Posts tagged ‘Wings’

Where do bees go in the winter?

Bees spend the winter huddled together in their hives.  Inside the hive, the bees move about slowly, eating the extra honey that they stored during the busy summer season, and buzzing their wings to keep warm.  If a bee becomes too cold, it cannot move and thus, soon dies.

Before the end of winter, the queen bee begins to lay eggs again, and in the spring, all the busy activities of the hive are resumed.  In warm climates, however, where there is something in flower the year round, honeybees remains active, making honey in every season.–Dick Rogers

How do birds fly?

Birds Flying

Most birds are well suited for flying.  First of all, a bird has feathers and wings, and powerful muscles in its breast with which to flat them.  A bird’s body is streamlined to other little air resistance. Its bones are light in weight. Many of them are hollow and filled with air.

When a bird beats its wings downward, it produces a lifting force that holds the bird in the air.  As the wings flap downward to flight, the long wingtip feathers twist and push against the air, moving the bird forward.  The bird uses its tail feathers as a brake and as a rudder for steering. – Dick Rogers

How can a hummingbird stand still in the air?


A hummingbird can stand still, or hover, in the air because its wings move very fast.  When hovering, a hummingbird’s body assumes a nearly vertical position.  Its tiny wings “scull” the air, gaining lift from what is more of a forward-and-backward movement than the more typical up-and-down flapping of other birds.  The hummingbird’s unique wings enable it to remain suspended in midair as it reaches into flowers with its long, slender bill and its even longer tongue, to sip the nectar or to gobble up insects.– Dick Rogers

How does a flying fish fly?

Flying Fish

The fins of a flying fish act like glider wings when it leaps out of the water and sails through the air.

The fins of all fish help them to swim, but the fins of the flying fish also help it to fly.  The “wings” of the flying fish are its large, wing-like front fins.

It doesn’t fly through the air by flapping its “wings” like a bird does.  It just glides through the air, sometimes for several hundred feet.

The flying fish gets into the air by swimming rapidly through the water.  Then it flips itself out of the water with its strong tail.

Once in the air, it spreads out the large fns at its sides and sails through the air much like a glider.

Sharp blows of its tail on the water’s surface give added power to its takeoff.

The flying fish can “fly” high enough to land on the decks of ships.  Schools of them will suddenly burst from the water, looking very much like they are playing.  But it is more likely they were frightened by a passing boat, or trying to escape larger fish.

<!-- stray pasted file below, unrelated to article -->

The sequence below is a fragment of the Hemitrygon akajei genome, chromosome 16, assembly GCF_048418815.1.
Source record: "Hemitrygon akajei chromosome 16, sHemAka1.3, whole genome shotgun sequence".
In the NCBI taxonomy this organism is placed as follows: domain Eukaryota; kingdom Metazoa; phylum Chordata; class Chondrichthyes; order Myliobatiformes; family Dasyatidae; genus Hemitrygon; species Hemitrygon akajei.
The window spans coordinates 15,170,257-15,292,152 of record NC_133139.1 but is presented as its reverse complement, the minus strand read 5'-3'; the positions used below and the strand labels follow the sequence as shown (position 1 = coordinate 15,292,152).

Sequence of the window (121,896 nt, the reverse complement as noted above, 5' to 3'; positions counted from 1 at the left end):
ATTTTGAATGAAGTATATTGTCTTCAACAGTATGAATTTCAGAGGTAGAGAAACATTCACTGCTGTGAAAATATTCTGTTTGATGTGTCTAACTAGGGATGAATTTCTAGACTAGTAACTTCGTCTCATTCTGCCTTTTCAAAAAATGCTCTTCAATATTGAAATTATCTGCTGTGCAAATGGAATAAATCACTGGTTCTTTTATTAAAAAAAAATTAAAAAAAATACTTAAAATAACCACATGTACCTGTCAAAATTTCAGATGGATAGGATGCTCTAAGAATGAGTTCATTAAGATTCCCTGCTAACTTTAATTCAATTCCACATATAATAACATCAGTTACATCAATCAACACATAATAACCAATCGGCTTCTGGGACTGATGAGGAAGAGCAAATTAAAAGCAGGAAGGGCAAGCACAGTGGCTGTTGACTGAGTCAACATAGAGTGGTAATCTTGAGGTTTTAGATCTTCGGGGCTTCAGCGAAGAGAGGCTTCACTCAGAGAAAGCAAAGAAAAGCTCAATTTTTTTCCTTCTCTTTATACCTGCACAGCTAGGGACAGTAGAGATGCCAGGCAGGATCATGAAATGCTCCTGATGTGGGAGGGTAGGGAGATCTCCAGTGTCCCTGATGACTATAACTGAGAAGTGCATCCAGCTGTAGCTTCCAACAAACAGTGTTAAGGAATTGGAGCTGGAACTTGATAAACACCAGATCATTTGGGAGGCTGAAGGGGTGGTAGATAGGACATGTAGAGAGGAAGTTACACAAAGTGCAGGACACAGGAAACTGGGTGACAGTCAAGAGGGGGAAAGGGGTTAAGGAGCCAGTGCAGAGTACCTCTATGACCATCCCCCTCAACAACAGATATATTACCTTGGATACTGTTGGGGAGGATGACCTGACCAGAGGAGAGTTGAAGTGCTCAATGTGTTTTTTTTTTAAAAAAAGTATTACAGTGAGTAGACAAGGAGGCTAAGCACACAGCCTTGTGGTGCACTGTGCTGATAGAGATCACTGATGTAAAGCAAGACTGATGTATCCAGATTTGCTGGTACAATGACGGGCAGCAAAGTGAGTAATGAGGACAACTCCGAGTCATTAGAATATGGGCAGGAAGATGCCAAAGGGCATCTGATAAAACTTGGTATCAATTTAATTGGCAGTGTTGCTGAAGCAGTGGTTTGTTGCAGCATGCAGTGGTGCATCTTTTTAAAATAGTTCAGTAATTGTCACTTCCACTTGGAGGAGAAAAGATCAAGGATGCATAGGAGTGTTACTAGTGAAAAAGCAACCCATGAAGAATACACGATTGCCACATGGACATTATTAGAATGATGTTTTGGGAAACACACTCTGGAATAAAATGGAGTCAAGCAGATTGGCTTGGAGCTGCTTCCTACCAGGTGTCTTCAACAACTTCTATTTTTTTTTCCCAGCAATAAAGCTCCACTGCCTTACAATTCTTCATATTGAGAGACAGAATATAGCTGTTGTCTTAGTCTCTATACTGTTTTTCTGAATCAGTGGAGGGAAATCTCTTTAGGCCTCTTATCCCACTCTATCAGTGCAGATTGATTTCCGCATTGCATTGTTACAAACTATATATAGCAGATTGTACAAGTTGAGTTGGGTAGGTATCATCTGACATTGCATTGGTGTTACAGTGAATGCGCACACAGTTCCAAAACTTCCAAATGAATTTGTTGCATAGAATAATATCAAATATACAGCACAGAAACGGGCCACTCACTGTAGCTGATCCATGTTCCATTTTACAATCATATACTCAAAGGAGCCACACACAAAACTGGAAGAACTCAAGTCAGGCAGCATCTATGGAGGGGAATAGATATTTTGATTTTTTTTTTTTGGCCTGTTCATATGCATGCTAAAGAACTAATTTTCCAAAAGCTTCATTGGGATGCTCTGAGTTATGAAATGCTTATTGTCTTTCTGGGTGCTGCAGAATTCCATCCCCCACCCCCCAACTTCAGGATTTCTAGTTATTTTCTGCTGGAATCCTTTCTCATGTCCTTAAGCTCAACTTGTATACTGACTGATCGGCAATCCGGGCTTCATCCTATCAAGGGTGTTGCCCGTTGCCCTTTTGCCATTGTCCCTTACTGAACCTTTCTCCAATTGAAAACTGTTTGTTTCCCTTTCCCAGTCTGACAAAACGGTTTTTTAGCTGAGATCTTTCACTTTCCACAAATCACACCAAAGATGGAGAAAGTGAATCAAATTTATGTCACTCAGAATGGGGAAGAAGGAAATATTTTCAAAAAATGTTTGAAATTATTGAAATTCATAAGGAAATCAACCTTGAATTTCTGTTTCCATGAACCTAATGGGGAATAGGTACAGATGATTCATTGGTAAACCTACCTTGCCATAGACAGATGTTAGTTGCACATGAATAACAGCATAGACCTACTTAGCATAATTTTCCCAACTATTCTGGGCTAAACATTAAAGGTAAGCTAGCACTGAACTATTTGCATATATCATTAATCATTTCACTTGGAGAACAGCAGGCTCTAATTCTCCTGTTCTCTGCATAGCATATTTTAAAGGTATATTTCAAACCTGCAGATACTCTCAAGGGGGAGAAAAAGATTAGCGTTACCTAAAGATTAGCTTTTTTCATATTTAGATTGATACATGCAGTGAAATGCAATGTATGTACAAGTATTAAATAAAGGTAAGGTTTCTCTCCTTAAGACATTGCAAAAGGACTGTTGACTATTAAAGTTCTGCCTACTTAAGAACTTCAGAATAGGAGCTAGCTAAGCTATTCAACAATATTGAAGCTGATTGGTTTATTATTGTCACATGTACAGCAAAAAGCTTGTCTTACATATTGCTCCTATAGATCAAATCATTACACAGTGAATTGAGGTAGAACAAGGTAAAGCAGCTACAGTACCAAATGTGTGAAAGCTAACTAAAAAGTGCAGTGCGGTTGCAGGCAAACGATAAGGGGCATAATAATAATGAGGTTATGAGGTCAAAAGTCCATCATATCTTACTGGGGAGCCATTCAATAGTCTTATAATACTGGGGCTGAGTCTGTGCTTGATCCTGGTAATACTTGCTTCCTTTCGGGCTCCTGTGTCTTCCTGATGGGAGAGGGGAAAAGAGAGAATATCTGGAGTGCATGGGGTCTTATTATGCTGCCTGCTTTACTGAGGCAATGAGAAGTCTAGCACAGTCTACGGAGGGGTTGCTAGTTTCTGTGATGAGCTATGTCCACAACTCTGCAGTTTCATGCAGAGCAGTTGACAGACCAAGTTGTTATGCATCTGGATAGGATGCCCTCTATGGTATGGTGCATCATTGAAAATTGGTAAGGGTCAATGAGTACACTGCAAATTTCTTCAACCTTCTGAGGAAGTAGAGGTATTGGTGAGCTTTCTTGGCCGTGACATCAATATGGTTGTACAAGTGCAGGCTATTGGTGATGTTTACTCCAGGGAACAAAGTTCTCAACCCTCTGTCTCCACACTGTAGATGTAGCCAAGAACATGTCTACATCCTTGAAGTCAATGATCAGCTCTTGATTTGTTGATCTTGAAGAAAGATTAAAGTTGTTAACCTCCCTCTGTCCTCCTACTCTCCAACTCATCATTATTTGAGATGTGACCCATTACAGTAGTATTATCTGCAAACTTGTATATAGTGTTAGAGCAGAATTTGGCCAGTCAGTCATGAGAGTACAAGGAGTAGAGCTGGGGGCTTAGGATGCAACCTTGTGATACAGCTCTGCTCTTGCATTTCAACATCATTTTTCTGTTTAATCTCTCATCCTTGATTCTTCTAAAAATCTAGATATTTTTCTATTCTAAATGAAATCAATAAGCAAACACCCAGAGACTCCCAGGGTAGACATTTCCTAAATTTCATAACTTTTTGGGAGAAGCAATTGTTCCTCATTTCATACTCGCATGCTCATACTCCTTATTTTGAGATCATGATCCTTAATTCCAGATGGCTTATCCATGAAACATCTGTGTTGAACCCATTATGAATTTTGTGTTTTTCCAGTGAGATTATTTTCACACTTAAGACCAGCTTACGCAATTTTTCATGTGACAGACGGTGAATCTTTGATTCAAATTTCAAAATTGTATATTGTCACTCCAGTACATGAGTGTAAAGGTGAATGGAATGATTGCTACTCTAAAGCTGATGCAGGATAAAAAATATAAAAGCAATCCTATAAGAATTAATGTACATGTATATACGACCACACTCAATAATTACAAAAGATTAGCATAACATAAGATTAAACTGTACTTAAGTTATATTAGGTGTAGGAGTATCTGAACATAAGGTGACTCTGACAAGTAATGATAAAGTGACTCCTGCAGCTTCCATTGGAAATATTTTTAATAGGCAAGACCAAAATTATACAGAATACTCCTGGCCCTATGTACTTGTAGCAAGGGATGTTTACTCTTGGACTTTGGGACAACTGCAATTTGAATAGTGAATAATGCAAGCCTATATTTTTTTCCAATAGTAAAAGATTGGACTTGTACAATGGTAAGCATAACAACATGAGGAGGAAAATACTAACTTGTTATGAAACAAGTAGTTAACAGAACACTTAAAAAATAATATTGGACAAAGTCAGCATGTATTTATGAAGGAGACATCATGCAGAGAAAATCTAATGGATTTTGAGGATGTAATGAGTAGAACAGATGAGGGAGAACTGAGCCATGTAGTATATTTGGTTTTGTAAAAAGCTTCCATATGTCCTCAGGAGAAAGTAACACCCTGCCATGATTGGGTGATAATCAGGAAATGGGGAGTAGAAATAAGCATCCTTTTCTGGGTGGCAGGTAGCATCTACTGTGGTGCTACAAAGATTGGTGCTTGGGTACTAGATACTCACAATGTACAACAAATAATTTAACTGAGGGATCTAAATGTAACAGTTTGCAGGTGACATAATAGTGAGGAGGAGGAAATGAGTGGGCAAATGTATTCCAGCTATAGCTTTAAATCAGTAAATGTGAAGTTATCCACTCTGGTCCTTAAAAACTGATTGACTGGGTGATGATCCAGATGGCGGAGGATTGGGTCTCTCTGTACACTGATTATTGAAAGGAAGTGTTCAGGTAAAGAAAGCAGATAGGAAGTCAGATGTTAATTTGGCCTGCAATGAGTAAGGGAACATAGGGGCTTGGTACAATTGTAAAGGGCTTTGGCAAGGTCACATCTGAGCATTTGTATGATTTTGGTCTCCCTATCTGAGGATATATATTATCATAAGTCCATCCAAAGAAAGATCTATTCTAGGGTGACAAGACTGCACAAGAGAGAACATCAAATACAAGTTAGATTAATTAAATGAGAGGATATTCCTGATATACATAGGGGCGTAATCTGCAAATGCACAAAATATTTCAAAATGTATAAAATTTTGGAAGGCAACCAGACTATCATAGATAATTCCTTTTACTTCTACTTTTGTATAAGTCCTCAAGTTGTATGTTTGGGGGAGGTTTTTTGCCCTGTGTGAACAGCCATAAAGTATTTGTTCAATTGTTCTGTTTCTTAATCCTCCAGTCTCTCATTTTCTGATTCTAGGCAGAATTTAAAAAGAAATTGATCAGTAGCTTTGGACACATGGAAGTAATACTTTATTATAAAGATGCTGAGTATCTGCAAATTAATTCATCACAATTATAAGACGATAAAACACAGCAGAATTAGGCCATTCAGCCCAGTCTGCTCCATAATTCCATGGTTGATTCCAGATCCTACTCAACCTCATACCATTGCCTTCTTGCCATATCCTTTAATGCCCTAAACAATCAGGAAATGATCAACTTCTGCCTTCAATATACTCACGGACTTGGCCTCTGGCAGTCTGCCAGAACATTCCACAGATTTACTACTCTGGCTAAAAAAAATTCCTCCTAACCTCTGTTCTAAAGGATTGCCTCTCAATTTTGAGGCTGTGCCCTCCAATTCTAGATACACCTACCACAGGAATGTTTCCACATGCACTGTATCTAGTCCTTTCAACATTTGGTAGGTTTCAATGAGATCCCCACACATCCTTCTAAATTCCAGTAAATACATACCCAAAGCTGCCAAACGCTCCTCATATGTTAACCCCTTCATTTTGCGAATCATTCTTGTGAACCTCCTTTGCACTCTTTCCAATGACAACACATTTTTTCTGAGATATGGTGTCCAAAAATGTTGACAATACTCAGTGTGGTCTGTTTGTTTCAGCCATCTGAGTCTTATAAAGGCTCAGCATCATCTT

Flying fish can be found in all warm seas.  They are deep blue on their backs and sides and silvery underneath.  Flying fishes may grow to be 18 inches long.   – Dick Rogers

What is a dodo?


Dead as a dodo!  These words live on as a memorial for a puddy, flightless birds no one will ever see alive for it has been extinct nearly 300 years.

The dodo, whose name comes from the Portuguese word for “simpleton,” lived on the island of Mauritius in the Indian Ocean.

Larger than a turkey, the dodo had an enormous beak, tiny wings, and a little tuft of curly feathers for a tall.  It waddled about on short legs that could scarcely support its fat body.

Unchallenged by enemies, the dodo was quite unafraid when men came to its island home.

The dodo couldn’t fly anyway.  It was too clumsy to flee.  Dodo birds were slaughtered by the thousands.

The eggs and young were easy prey for the rats and dogs the men brought with them.  By the end of the 17th century, there were no more dodos.

Today, we know what the dodo looked like only from its bones and from 17thcentury paintings of dodos.  – Dick Rogers


Why do birds have feathers?

Birds have something that no other animal has—a covering of feathers.  These feathers help birds to fly and also keep them warm.  Birds have two main kinds of feathers:  “contour” and “down”.

The large, outer feather that cover the wings, body and tail of a bird are


called “contour” feathers.  These feathers streamline the body and help the bird fly smoothly through the air.

“Down” feathers are the soft, fluffy feathers found under the outer feathers.  Down feathers provide warmth.

Waterbirds have extra-thick coats of down.  That is why the ducks we see in the wintertime padding about in icy water are not cold.

The entire covering of feathers is called the “plumage.”

Feathers wear out, just as clothes do, and need to be replaced.

Birds lose an their feathers at least once a year and replace them with new ones.  This change of feathers is a process called “molting”.  – Dick Rogers

How do flying squirrels fly?


Squirrels don’t have wings, but the flying squirrel seems to fly, though not like a bird.  It just glides from tree to tree in search of food.

The flying squirrel has folds of skin between its front and back feet.

When it leaps into space from a high limb, the flying squirrel spreads its feet wide.

The parachute-like folds of skin connecting its feet stretch out and convert the flying squirrel into a tiny living glider.  It can glide a downward angle as far as 125 feet.

Twisting and banking with the aid of its bushy tail, the flying squirrel guides itself to the trunk of another tree.

The flight ends as the squirrel lands upright on the tree to climb again for the next gliding leap.

Flying squirrels can be found living in the forests of North America, Asia and Europe.

During the day they sleep in nests hidden in tree hollows.  They come out at night to hunt for berries, insects, and nuts.  – Dick Rogers